Published in The Day

By Lisa McGinley
Opinion Writer

The news business regularly reinforces the lesson that most people react with empathy to the hard times of a single person or family, yet not so much to the plight of a multitude. They will donate to a fund for a family whose house burns down because they can see the specifics of the loss. But when the measure of a hardship, such as many families without homes, is in numbers rather than words or pictures, imagination does not grasp the impersonal.

People may turn away simply because it comes naturally to feel for someone identifiable by name or face, but not for a thousand unnamed strangers.

Connecticut has such a hardship story, which would tug at the heart if it were about one little kid whose picture ran in the news. The problem is child poverty, and it affects more than 80,000 children. How to help 80,000 kids at once?

Child advocates have short-term suggestions. Some are proven, like the federal Child Tax Credit that pulled more than 2 million children out of poverty for the two pandemic years that it was in effect, or like funding healthy school meals.

In the long term, however, such organizations as Connecticut Voices for Children and the Connecticut Early Childhood Alliance want changes so deep and so broad that they will take years to implement and will depend on reorienting how people perceive the desperate needs of other people’s children. They want legislators and voters to value the lives and well-being of 80,000 young strangers and understand how greatly that will benefit Connecticut as a whole.

Regionally, the Community Foundation of Eastern Connecticut has taken the lead with its End Child Poverty platform. Fifty organizations have signed on to changing the systems that keep children and families down.

Of course those organizations would have a handle on how it could be if child poverty were a priority for Connecticut. They are the nonprofits that try to salvage children’s futures from all the ills stemming from chronic shortages of everything in those kids’ lives.

They want others, too, to recognize an uncomfortable truth about growing up poor in Connecticut: that we are collectively shrugging our shoulders and leaving thousands of children to their hard luck at being raised in the most expensive state for bringing up a child. Households earning the income that the federal government calculates as putting a family above the poverty line can’t make ends meet in Connecticut.

The organizations want to changes attitudes about affordable housing and Connecticut’s no-fault eviction law so that families have protection against eviction without just cause. As of now, families — any family with normally boisterous kids, but particularly families of color — are among the first to lose their rentals. Losing a home traumatizes children; a move to an unfamiliar school, teacher and classmates adds to their sense of dislocation and affects their learning.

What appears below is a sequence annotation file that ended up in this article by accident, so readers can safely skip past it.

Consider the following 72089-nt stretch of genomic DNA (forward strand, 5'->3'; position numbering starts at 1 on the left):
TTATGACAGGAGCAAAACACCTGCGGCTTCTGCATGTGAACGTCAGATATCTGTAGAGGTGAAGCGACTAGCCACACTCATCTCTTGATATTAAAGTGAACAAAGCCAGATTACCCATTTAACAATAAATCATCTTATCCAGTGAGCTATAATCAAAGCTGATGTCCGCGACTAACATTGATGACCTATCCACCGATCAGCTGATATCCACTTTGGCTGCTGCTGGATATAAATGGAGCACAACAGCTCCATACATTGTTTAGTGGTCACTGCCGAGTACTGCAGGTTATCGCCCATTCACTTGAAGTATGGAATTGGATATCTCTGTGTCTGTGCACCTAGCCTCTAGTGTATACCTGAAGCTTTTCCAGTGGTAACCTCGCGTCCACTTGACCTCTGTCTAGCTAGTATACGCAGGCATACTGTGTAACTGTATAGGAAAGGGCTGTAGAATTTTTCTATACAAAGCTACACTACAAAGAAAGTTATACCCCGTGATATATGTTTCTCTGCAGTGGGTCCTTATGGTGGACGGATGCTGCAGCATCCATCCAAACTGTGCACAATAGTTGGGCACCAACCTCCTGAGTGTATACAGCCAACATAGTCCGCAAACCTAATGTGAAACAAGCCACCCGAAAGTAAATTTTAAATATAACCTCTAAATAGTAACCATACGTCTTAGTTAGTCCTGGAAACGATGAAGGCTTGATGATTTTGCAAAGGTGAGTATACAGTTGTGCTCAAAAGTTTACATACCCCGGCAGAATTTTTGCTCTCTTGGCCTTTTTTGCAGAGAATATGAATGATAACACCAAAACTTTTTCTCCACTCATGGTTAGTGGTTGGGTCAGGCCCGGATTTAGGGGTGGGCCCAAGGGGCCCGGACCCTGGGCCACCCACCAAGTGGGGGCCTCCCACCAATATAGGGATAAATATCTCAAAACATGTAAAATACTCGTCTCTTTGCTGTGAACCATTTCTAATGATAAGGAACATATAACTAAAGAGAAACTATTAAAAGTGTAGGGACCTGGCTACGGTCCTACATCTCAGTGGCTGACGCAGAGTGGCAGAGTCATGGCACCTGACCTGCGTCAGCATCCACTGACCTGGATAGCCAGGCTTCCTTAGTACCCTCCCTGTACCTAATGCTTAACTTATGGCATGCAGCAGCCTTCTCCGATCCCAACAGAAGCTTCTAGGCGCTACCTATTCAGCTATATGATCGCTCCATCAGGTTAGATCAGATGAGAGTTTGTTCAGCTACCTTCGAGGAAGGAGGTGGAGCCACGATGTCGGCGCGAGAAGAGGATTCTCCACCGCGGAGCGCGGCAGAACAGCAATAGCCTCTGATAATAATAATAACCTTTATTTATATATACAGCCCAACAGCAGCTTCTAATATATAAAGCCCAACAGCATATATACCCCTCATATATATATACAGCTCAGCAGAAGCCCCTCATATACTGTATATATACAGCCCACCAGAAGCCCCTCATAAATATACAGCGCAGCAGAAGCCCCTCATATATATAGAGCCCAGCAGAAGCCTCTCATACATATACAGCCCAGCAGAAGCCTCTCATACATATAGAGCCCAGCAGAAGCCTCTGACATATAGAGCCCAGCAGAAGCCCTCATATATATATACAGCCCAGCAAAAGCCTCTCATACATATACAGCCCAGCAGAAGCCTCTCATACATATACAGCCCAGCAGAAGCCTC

Entire childhoods are being spent under the threat of not enough: food, shelter, a familiar neighborhood, health care and other necessities of 21st-century life.

Are we OK with relegating 80,000 Connecticut kids to a childhood and youth of permanent crisis?

In the course of a panel the foundation hosted last week at Waterford Library, state Sen. Cathy Osten, D-Sprague, insisted that listeners grasp an element of the problem specific to this part of the state. Osten said the most recent legislative session repeated the usual pattern of disproportionately funding programs and municipalities in other parts of Connecticut, despite the fact that 50 percent of “distressed” communities are along the I-395 corridor in eastern Connecticut.

Some attendees may have thought Osten was changing the subject, but from years on The Day’s city desk I know she is right, and that fixing that inequity must be part of any systems change. Under governors M. Jodi Rell and Dannel Malloy and earlier congressional delegations we saw egregious examples of funds going everywhere else first — such as firefighting equipment and radio communications after the 9/11 attacks. And this is the part of the state with a major military installation and one of only two submarine shipyards.

The worst example was when the Malloy administration ballyhooed new connections between research at the University of Connecticut and nearby major employers and industries, somehow leaving out Avery Point in Groton and its neighbor, Electric Boat. The governor had no answer when a reporter asked about the missing link. It was just the way things have been done for a long time, and still are.

Change means what it’s called, however, and like every other change these will be resisted. But let’s not forget the moral logic of this: Not addressing child poverty on a large scale is the same as saying we as a society can put up with it.

Are we OK with that?

Lisa McGinley is member of The Day Editorial Board.